More than 20,000 children in the besieged Syrian town of Madaya are at risk of further hunger and starvation, the United Nations Children's Fund said on Friday.
Almost 42,000 people remaining in Madaya are at risk of further hunger and starvation and half of them are children, UNICEF spokesperson Christophe Boulierac told journalists in a press conference at the UN Office in Geneva on Friday.
The Syrian regime has agreed to allow aid into the besieged town, where residents are reportedly starving to death, the UN said on Thursday.
The UN said the aid delivery will reach to Madaya in coming days.
Hezbollah, a Lebanese Shiite militia and Assad ally, has planted land mines and established checkpoints encircling the town in order to prevent the civilian population from leaving.
In addition, the Shiite militia has reportedly not been allowing any humanitarian aid to reach the embattled town - which is predominantly Sunni - for more than six months.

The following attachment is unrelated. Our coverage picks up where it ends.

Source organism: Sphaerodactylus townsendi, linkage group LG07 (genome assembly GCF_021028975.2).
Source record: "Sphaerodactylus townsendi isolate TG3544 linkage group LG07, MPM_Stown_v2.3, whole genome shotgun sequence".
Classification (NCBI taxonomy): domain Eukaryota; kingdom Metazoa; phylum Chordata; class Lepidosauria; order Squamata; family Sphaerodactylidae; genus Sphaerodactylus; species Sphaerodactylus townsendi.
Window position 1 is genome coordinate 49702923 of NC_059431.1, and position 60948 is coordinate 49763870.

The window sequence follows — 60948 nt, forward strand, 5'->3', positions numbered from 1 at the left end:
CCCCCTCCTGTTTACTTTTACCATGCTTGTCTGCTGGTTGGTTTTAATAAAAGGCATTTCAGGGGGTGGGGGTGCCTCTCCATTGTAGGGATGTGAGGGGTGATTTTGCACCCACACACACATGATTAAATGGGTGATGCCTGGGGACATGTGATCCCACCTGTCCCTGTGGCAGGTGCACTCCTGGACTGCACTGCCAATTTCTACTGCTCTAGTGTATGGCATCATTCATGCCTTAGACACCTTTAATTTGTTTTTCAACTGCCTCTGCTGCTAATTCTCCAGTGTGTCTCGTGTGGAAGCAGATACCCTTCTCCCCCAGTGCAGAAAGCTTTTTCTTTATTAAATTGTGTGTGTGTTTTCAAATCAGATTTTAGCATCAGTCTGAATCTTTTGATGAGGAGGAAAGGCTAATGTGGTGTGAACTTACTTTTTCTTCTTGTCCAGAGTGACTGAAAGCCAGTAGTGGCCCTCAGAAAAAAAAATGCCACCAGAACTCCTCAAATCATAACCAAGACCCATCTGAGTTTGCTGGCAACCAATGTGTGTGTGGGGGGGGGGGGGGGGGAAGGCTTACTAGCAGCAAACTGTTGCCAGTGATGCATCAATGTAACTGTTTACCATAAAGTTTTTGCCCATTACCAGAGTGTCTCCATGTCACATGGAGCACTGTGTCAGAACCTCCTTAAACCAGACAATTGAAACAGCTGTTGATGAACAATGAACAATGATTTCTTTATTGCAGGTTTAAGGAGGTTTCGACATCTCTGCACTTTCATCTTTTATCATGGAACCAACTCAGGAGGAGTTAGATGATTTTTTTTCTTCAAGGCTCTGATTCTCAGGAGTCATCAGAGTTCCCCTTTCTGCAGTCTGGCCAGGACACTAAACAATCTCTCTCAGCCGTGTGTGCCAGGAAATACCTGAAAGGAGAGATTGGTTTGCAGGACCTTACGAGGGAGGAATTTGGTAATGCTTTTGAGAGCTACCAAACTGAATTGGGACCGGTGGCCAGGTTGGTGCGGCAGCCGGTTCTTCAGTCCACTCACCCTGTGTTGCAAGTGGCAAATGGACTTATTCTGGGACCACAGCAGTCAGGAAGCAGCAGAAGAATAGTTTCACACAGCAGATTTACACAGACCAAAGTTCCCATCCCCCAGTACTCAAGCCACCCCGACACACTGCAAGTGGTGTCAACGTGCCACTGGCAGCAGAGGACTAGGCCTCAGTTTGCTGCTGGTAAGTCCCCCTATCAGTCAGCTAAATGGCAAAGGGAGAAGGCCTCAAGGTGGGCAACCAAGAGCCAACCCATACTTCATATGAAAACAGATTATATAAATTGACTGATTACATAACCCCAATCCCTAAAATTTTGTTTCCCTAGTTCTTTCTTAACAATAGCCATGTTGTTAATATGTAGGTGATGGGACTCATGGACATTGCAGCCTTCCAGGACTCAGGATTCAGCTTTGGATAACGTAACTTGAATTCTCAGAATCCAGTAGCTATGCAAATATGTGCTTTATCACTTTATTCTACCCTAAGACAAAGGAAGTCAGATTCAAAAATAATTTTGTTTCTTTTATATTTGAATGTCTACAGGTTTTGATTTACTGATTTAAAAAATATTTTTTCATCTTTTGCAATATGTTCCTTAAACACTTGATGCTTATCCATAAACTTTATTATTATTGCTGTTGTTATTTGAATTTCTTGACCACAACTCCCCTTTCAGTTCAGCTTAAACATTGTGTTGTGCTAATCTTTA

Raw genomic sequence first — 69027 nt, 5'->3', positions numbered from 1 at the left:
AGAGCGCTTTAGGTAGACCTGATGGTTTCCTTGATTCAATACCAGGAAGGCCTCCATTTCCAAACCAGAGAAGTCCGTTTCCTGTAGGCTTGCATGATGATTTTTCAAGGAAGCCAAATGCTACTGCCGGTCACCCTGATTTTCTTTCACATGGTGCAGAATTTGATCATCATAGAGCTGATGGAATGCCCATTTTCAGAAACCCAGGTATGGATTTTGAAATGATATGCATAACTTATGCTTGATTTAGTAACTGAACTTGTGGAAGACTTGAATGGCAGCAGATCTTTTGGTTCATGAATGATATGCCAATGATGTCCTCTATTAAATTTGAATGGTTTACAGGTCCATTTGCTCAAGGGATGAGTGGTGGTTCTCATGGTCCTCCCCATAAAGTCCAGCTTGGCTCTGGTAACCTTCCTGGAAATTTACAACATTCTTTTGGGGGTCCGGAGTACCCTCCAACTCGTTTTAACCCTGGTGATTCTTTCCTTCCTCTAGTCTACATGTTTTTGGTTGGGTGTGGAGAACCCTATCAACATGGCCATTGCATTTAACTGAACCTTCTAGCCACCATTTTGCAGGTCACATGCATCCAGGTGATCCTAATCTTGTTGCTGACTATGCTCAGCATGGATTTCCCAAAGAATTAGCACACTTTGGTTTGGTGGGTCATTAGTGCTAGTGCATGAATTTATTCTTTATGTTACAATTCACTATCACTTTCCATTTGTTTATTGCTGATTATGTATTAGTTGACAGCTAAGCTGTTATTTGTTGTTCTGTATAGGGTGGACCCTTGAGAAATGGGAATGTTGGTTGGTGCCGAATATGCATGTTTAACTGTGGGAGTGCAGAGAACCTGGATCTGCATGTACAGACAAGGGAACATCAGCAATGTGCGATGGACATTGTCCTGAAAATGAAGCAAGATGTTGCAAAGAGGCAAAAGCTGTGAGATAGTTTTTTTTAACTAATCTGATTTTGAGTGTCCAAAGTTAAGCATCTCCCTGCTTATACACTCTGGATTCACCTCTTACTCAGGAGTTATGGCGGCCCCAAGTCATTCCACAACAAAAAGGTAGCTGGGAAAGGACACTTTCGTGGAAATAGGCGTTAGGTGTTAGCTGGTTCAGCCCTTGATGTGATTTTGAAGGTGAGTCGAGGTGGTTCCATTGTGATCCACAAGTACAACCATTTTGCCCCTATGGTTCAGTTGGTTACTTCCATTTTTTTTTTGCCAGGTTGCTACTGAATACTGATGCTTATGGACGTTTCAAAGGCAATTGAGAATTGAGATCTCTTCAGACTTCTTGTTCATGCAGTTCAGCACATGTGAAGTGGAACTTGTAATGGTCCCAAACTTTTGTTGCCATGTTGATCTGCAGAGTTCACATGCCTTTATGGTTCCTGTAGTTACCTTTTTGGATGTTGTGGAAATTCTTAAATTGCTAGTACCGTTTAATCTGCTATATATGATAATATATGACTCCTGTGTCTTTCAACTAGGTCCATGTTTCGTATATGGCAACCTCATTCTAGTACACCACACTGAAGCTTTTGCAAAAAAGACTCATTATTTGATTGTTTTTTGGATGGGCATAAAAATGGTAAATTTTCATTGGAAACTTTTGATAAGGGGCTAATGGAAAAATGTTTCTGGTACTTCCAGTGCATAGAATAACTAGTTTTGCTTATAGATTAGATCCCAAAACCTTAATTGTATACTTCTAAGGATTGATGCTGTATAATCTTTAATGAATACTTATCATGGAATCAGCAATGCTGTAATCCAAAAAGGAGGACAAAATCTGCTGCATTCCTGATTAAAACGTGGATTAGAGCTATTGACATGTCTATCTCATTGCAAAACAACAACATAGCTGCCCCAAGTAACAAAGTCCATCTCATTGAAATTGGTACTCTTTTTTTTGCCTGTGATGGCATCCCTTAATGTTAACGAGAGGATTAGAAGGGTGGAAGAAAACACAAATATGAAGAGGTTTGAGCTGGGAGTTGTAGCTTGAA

Apart from providing aid to Madaya, the UN will also provide assistance to two other towns - Foah and Kefraya - in the Syrian province of Idlib which are besieged by opposition groups, the latest UN statement on the subject added.
The Syrian conflict, which will enter its sixth year in the coming months, has left more than 250,000 people dead and turned the country into the world's largest source of refugees and displaced persons, according to the UN.
The has been controversy over the number of deaths. The Syrian Observatory for Human Rights (SOHR) claims that at least 260,000 people have been killed in the conflict so far, according to its latest published report.
Nearly eight million people have been internally displaced and more than four million have fled to nearby countries since the conflict started.